No matter how much technology we throw at it, the diabetes epidemic just won’t budge. Today, 8.3% of the U.S. population has the disease—a problem that cost the country $245 billion in 2012 alone. That hasn’t stopped individuals and organizations from imagining solutions.
For the past few years, drugmaker Sanofi US has run the $100,000 Data Design Diabetes challenge, a call for entrants to design data-driven diabetes solutions. This isn’t a challenge for flash in the pan ideas that disappear soon after winning. Past competitions have yielded successful initiatives like Ginger.io, a behavioral health analytics startup that recently raised $6.5 million.
The finalists for this year’s competition (theme: using open data to make the right diabetes decisions at the right time) are below.
The GoCap is perhaps the simplest concept of the bunch: it’s a high-tech replacement cap for pre-filled insulin pens that can read dose amounts and time, and then wirelessly communicate that information to cell phones and glucometers. The resulting data can be used by both patients and large organizations for analysis.
A product of software development firm PHRQL, Connect & Coach TM calls itself the first clinical and consumer application to let dietitians and diabetes educators perform Diabetes Self-Management Education and Medical Nutrition Therapy in local communities. The product is designed for supermarket and pharmacy use.
Created by healthcare analytics company Allazo Health, the AllazoEngine attempts to solve the niggling problem of medication non-adherence by using existing data from its members to predict who will neglect to take their pills—and the best way to get them back on track.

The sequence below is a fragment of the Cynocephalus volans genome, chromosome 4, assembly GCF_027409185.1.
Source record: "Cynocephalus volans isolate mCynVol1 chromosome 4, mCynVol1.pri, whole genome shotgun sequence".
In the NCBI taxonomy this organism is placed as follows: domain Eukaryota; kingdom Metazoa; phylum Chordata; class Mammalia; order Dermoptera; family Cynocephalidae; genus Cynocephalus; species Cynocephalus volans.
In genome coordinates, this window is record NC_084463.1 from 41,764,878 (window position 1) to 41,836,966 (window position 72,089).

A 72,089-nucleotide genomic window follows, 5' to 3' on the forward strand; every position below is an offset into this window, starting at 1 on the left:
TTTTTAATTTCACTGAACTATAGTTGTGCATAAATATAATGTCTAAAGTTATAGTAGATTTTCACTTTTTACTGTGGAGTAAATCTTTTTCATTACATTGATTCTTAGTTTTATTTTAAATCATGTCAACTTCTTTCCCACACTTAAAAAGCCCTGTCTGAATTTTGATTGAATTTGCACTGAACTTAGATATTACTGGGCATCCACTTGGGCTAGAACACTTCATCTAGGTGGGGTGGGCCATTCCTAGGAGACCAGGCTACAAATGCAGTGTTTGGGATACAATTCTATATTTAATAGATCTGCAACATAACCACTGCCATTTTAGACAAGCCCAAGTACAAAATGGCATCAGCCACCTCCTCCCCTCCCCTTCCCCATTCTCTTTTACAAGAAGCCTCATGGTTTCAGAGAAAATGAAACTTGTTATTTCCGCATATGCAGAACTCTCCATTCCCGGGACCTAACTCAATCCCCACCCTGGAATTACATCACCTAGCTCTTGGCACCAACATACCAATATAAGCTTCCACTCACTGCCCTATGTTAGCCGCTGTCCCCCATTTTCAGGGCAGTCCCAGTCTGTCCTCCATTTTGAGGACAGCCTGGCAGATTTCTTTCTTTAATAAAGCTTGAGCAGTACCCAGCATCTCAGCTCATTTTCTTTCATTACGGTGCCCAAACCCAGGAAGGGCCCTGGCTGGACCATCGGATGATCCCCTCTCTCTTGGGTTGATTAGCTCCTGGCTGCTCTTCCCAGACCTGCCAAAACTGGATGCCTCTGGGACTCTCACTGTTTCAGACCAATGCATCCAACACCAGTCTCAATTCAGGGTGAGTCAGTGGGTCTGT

Like many products breaking into the market today, Nuduro provides healthy meal recommendations that match customer lifestyle, taste, and nutritional requirements. Unlike the other products out there, however, Nuduro presumably focuses specifically on diabetes patients.
This product, created by ZyDoc, is an enterprise healthcare analytics platform that lets users deposit all sorts of unstructured data—dictation, legacy data, transcribed text, and more—and transforms it all into fully-coded structured data. The platform is obviously relevant outside of the diabetes world as well.
Next up for the finalists: a bootcamp in San Francisco to help them create product prototypes. The winning team will be announced in June.